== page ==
Recent years have seen a marked shift away from the era of economic globalisation since the (first) Cold War.  Economic sanctions and export controls are increasingly prominent issues for legal, commercial and financial professionals. Consistent with that theme, many governments are paying more attention to the national security implications of corporate transactions involving foreign investors (e.g. the Huawei/5G network debate). 

Earlier this month, the British government published draft legislation that is a substantial departure from its traditional laissez-faire and welcoming approach to foreign investment into the UK. The National Security and Investment Billi (the “Bill”) enables the government to intervene, investigate, impose conditions upon, and even prevent, proposed share or asset deals that present a relevant national security risk. In short, one may describe the Bill as ushering in Britain’s equivalent of the CFIUS framework in the United States of America. Investors and their advisers should monitor how the Bill develops through Parliamentary debate in the coming months. As it stands, however, foreign investors into Britain can expect greater regulatory scrutiny in this area and, in relevant cases, a consequential delay for deal completion. 

The Bill

In overview, the Bill seeks to introduce:

  • Mandatory notification by any person who gains control of a company or certain assets (specifically, land, tangible property or “ideas, information or techniques which have industrial, commercial or other economic value” – such as trade secrets and source codeii) in any one of 17 strategic industrial sectors. At present, those sectors are:
    • Advanced materials
    • Artificial intelligence
    • Autonomous robotics
    • Civil nuclear
    • Communications
    • Computing hardware
    • Critical suppliers to Government
    • Critical suppliers to the emergency services
    • Cryptographic authentication
    • Data infrastructure
    • Defence
    • Energy
    • Engineering biology
    • Military or dual-use technologies
    • Quantum technologies
    • Satellite or space technologies
  • A catch-all voluntary notification process– for any other transaction where the parties believe that their deal may raise national security concernsiii.
  • ‘Call in’ powers for the Secretary of State for Business, Energy and Industry Strategy (the “Minister”) to notify the deal parties and then subject the proposed transaction to a national security assessment. When deciding whether to exercise that power, the Minister must consider:
    • The target risk, i.e. the nature of the target company/business;
    • The trigger event risk, i.e. the type and degree of control that the acquirer would gain through the transaction; and
    • The acquirer risk, i.e. whether and how the purchaser presents issues for UK national securityiv.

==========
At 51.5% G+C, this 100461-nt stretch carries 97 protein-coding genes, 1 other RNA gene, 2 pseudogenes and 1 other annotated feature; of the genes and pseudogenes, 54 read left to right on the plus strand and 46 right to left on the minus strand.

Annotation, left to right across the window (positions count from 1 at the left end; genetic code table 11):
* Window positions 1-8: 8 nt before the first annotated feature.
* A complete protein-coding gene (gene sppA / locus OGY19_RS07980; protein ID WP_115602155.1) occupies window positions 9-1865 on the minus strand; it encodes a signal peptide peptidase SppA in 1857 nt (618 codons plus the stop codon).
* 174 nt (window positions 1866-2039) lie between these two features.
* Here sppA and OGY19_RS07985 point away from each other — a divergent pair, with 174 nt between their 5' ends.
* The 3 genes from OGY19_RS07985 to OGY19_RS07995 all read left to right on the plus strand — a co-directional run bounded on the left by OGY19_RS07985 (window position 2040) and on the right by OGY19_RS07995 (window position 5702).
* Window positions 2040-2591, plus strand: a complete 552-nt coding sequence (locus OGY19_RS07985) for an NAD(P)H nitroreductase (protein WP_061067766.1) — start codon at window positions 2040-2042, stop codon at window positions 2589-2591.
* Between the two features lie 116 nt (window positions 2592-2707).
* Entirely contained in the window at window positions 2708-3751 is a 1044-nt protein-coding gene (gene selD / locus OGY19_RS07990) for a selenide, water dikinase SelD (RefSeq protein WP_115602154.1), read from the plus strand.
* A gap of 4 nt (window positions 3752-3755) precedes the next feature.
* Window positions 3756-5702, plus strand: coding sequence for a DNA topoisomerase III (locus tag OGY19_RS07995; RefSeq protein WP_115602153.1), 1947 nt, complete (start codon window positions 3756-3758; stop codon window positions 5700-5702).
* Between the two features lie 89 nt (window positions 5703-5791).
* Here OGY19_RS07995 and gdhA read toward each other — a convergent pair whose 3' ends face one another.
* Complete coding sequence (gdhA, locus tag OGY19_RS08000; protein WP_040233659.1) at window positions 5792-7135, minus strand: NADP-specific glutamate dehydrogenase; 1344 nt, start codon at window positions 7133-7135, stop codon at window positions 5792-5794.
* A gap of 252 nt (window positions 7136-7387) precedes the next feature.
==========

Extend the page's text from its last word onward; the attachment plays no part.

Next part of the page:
Any such transaction that completed without government clearance would be invalidv.

  • Information-gathering powers for the Minister to compel the production of documents (an ‘information notice’) and/or witness evidence by interview (an ‘attendance notice’)vi .
  • Specific criminal offences for completing a relevant deal without approvalvii or failing to comply with any information notice or attendance noticeviii.
  • Monetary penalties for certain breaches, which the Minister must determine to the criminal standard of proofix. Any such penalty must not exceed the higher of £10 million or 5% of the company’s global annual turnoverx.

Process following notification

  • Initial review period – 30 working days for the BEIS to review a notification.
  • Further review – if not allowed to proceed, the transaction will be subject to a further-in depth investigation, lasting a further 30 working days, extendable by another 45 working days. This power can be exercised up to 5 years after a trigger event.
  • Interim orders – to prevent parties from taking pre-emptive action.
  • ‘Final order’ – either:


-Approval subject to conditions – remedial measures to protect UK national security, which could include imposition of a compliance/oversight monitor or supervisor within the companyxi; or

-Prohibition – or unwinding of a transaction.


  • House of Commons readings took place on 11 and 17 November 2020.
  • The legislation is expected to be passed by Parliament in 2021, with some aspects to have retrospective effect from 12 November 2020.
  • The government has opened a public consultation on which industrial sectors should be within the mandatory notification regime under the Bill. The consultation is scheduled to close on 6 January 2021.

If you have any questions, or for further information please contact Anupreet Amole and Mark Dorff.

ii Clauses 7(4) and 7(5)
iii Clause 18
iv See the draft Statement of Policy Intent at
v Clause 13
vi Clauses 19 and 20
vii Clause 32
viii Clause 34
ix Clause 40
x Clause 41
xi Clause 26(5)(b

The views expressed herein are solely the views of the authors and do not represent the views of Brown Rudnick LLP, those parties represented by the authors, or those parties represented by Brown Rudnick LLP. Specific legal advice depends on the facts of each situation and may vary from situation to situation. Information contained in this article is not intended to constitute legal advice by the authors or the lawyers at Brown Rudnick LLP, and it does not establish a lawyer-client relationship.